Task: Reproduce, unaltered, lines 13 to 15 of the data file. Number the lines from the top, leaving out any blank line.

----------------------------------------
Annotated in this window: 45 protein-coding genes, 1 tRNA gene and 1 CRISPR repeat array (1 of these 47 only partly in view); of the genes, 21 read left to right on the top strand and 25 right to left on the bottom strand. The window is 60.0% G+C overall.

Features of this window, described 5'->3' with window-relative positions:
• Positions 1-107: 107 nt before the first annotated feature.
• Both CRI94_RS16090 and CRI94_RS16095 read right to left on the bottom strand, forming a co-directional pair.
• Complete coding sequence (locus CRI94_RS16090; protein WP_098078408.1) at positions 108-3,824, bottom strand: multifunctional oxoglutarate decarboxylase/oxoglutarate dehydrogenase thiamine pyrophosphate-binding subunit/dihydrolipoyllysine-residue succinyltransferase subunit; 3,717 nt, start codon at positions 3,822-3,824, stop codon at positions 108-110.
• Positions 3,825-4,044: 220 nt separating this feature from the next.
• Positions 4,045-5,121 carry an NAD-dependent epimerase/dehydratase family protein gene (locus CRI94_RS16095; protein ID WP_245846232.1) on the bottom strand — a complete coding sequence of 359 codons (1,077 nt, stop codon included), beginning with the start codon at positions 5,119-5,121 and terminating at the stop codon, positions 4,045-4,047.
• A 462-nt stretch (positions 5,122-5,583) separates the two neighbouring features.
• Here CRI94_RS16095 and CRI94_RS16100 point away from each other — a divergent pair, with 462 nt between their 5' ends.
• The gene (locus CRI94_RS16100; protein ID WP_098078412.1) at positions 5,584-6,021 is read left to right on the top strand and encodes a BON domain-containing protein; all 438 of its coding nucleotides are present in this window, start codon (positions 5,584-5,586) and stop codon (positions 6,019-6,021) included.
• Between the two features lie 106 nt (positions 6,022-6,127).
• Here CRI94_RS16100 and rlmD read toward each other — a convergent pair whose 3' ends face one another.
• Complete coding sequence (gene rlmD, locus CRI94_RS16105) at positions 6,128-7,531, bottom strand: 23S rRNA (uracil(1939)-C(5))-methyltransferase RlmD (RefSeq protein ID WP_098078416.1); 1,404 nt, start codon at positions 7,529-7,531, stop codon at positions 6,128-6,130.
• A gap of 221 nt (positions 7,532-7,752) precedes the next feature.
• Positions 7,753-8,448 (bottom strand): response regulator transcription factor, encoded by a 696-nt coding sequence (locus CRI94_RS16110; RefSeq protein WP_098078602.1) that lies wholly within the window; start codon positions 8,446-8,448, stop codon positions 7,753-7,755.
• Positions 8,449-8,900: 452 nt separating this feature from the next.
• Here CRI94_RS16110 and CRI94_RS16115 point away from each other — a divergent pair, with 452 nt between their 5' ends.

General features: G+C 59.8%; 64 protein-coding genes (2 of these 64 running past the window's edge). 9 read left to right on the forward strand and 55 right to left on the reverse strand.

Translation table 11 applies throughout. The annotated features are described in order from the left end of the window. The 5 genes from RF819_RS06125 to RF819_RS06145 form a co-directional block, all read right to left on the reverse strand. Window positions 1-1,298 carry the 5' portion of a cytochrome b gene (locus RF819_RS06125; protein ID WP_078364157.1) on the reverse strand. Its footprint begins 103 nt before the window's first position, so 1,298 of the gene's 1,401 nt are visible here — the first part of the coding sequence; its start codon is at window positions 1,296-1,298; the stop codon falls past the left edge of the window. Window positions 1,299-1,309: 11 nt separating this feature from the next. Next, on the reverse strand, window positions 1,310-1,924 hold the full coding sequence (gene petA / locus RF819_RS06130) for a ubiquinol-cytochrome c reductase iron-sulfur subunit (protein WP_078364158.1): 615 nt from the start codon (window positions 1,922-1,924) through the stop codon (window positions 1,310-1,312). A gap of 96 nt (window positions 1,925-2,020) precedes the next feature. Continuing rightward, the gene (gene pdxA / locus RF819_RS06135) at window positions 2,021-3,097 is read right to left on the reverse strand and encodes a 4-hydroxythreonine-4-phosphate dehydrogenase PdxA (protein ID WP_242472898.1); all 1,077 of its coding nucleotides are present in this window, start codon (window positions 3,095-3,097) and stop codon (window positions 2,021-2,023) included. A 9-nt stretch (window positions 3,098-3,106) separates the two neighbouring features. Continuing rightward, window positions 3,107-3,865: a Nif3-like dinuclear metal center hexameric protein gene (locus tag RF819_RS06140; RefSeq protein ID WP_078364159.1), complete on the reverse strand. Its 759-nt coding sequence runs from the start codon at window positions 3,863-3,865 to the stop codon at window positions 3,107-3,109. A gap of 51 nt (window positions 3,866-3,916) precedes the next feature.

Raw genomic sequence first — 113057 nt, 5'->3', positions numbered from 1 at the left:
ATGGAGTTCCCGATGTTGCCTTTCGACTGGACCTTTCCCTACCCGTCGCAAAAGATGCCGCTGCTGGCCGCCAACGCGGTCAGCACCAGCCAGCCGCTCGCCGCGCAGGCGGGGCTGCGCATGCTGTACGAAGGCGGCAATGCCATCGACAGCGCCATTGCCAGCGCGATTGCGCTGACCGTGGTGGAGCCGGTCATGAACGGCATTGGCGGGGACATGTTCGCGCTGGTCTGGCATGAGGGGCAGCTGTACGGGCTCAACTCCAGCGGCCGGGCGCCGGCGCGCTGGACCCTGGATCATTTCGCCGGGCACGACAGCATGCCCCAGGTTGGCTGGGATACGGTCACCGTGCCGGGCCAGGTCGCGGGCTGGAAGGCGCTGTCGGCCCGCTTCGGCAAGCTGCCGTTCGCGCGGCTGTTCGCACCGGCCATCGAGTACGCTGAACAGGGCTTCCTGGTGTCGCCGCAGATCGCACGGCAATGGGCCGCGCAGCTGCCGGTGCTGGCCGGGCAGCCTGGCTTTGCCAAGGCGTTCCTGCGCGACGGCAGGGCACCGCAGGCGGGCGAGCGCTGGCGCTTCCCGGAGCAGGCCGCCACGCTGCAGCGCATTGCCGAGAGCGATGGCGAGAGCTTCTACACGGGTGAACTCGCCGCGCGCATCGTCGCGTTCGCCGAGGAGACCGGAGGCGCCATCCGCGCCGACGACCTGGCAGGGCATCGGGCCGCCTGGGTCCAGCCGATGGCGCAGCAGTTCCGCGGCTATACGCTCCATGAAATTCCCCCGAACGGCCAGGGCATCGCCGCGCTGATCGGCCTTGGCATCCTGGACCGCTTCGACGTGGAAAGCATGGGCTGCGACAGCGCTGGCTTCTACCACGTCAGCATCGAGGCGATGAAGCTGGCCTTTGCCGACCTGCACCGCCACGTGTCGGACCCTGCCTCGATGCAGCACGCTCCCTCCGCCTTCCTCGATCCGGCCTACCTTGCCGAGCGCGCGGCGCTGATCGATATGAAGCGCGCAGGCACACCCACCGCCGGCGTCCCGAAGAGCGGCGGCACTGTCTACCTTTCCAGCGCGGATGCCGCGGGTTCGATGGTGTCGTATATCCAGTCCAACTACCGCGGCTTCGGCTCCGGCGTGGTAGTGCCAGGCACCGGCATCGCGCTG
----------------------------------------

• Complete coding sequence (gene rlmD, locus CRI94_RS16105) at positions 6,128-7,531, bottom strand: 23S rRNA (uracil(1939)-C(5))-methyltransferase RlmD (RefSeq protein ID WP_098078416.1); 1,404 nt, start codon at positions 7,529-7,531, stop codon at positions 6,128-6,130.
• A gap of 221 nt (positions 7,532-7,752) precedes the next feature.
• Positions 7,753-8,448 (bottom strand): response regulator transcription factor, encoded by a 696-nt coding sequence (locus CRI94_RS16110; RefSeq protein WP_098078602.1) that lies wholly within the window; start codon positions 8,446-8,448, stop codon positions 7,753-7,755.